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Varma kalai (Tamil: வர்மக்கலை, Malayalam: വർമക്കല, Telugu: మర్మయుద్దకళ (marma vidya kala), Sanskrit: marma vidya, Sinhala: maru kala) is a Indian word meaning "art of vital points". It is a component of traditional massage, medicine, and martial arts in which the body's pressure points (varma or marma) are manipulated to heal or cause harm. The healing application called vaidhiya murai is used to treat patients suffering from paralysis, nervous disorder, spondylitis and other conditions. Its combat application is known as varma adi or marma adi, meaning "pressure point striking". Usually taught as an advanced aspect of unarmed Indian fighting systems, strikes are targeted at the nerves, veins, tendons, organs and bone joints.
One of the stages of training in southern kalarippayattu is marma (pressure points).
Zarrilli refers to southern kalaripayattu as varma ati (the law of hitting), marma ati (hitting the vital spots) or varma kalai (art of varma). The preliminary empty handed techniques of varma ati are known as adithada (hit/defend).
Medical treatment in the southern styles is identified with siddha, the traditional Dravidian system of medicine distinct from north Indian ayurveda. The Siddha medical system, otherwise known as siddha vaidyam, is also attributed to Agastya.
Folklore traces varma kalai to the god Shiva who is said to have taught to his son Murugan. While disguised as an old man, Murugan passed the knowledge of varmam to the sage Agastya who then recorded it and disseminated the skill among his students. It is mainly practised in Southern kalaripayattu, where Agastya is worshipped before practising.
In northern India and Pakistan, the human body is said to have 107 pressure points or marma. In southern India and Sri Lanka, the number of varma is 108. Their number on each part of the body is as follows.
|Vital Points||Part of Human body|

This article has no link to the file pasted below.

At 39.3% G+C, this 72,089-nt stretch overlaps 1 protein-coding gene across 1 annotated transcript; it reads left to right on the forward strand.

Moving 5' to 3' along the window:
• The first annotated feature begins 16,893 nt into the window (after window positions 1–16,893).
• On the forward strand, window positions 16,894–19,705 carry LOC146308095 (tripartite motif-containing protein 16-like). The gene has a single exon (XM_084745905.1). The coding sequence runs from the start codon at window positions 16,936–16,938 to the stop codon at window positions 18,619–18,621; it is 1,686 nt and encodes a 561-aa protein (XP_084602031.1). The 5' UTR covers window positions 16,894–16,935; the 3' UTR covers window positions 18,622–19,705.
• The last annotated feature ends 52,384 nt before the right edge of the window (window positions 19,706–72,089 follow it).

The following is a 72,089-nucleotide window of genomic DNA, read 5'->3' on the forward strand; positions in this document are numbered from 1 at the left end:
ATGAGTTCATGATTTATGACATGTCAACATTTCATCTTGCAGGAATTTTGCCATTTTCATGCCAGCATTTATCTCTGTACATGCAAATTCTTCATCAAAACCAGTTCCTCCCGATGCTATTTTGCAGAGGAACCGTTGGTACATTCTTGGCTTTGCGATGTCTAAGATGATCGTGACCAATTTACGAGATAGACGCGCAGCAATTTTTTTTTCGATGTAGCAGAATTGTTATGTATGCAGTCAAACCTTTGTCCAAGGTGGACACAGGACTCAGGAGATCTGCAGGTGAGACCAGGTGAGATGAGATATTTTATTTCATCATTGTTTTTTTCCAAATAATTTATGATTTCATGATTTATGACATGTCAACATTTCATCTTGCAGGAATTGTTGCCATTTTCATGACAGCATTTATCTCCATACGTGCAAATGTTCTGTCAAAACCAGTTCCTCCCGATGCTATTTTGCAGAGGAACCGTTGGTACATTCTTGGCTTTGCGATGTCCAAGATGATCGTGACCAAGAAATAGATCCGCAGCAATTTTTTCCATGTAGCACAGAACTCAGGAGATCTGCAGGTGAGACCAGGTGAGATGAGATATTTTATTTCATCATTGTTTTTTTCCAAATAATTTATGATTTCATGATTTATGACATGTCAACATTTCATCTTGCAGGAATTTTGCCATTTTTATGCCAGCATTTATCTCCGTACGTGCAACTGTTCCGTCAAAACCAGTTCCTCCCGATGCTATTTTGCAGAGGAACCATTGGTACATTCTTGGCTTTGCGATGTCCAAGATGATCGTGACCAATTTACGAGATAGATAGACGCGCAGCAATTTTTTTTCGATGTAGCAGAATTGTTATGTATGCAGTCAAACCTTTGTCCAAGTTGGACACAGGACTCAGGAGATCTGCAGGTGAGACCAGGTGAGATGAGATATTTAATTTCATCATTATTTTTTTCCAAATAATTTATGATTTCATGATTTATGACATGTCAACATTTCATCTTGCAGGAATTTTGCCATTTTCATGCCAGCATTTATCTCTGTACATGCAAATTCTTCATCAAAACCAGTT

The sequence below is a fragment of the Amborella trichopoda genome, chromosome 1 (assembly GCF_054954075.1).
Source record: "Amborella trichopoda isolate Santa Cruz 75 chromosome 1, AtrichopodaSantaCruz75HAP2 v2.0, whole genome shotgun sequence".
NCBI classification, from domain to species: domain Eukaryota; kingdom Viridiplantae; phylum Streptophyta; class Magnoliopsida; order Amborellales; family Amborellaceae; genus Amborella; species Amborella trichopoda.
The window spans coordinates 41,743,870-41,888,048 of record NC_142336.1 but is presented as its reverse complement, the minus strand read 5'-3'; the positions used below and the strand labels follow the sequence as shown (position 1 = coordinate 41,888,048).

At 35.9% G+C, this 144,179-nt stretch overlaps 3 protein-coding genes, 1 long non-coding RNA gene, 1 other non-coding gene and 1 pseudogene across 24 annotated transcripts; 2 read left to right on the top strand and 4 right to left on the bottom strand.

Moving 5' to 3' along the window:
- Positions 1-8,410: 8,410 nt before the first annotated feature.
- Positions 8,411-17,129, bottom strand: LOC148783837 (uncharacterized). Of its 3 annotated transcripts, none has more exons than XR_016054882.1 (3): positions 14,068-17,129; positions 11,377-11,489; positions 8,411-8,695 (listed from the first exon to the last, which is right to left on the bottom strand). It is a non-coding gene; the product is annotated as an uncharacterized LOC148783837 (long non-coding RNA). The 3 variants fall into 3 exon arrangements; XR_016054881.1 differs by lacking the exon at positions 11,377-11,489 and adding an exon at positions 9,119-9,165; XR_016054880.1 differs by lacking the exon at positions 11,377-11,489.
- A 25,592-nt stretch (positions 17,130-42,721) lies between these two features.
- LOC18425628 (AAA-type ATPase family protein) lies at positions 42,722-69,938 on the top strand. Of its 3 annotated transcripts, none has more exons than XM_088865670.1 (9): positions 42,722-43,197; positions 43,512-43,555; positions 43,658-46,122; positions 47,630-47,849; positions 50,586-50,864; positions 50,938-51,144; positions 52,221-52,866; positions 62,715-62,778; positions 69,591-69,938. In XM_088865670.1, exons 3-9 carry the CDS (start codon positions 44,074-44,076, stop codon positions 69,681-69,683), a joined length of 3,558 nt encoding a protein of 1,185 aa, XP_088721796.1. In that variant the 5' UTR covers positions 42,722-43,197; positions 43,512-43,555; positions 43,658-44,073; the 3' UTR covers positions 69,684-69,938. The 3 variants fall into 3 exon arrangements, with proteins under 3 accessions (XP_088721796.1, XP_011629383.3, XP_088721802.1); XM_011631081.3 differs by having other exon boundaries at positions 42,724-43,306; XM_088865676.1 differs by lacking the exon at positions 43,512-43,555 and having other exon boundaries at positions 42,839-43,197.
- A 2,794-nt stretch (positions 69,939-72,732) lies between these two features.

|25||From head to neck|
|45||From neck to navel|
|9||From navel to arm|
Siddha medicine explains the varmam as:
South Asian martial arts categorise the varmam as:
- Thodu Varmam
- 96 vital points triggered by a touch. Not deadly, but will affect the victim by disabling the body, organ movements and function.
- Padu Varmam
- 12 vital points that are fatal, causing immediate, severe effects upon the victim.
- Thattu Varmam
- Decisive vital points that are used by the master. These are kept confidential until the master passes on the knowledge to the selected disciple
- Nooku Varmam or Meitheenda Kalai
- Striking vital points from a distance using energy alone.
- Uuthu Varmam
- Vital points triggered by a blow of air from mouth. For example, chewing garlic and blowing the air into the ears to trigger the varmam for recovery from heat. Not deadly, but will affect the victim either positively or adversely.
- Nakku Varmam
- Vital points triggered by licking at sensitive organ such as the eyes. Not deadly, but will affect the victim as above.
Extant varma kalai manuals include the following.
- Agasthiyar Varma Thiravukol
- Agasthiyar Varma Kandi
- Agasthiyar Oosi Murai Varmam
- Agasthiyar Vasi Varmam
- Varma Odivu Murivu
- Agasthiyar Varma Kannadi
- Varma Varisai
- Agasthiyar Mei Theendakalai
- "Tamilnadu - Varma Kalai". Tamilnadu.com. 26 December 2012.
- Stevens, B; From Lee to Li, HarperCollins 2009 ISBN 9780007347414
- Master Murugan, Chillayah (20 October 2012). "Silambam and Varma Kalai Art". Silambam. Retrieved 31 May 2013.
- Luijendijk, D.H. (2005). Kalarippayat: India's Ancient Martial Art. Paladin Press. ISBN 1-58160-480-7.
- Zarrilli 1992
- Luijendijk, D.H. (2005) Kalarippayat: India's Ancient Martial Art, Paladin Press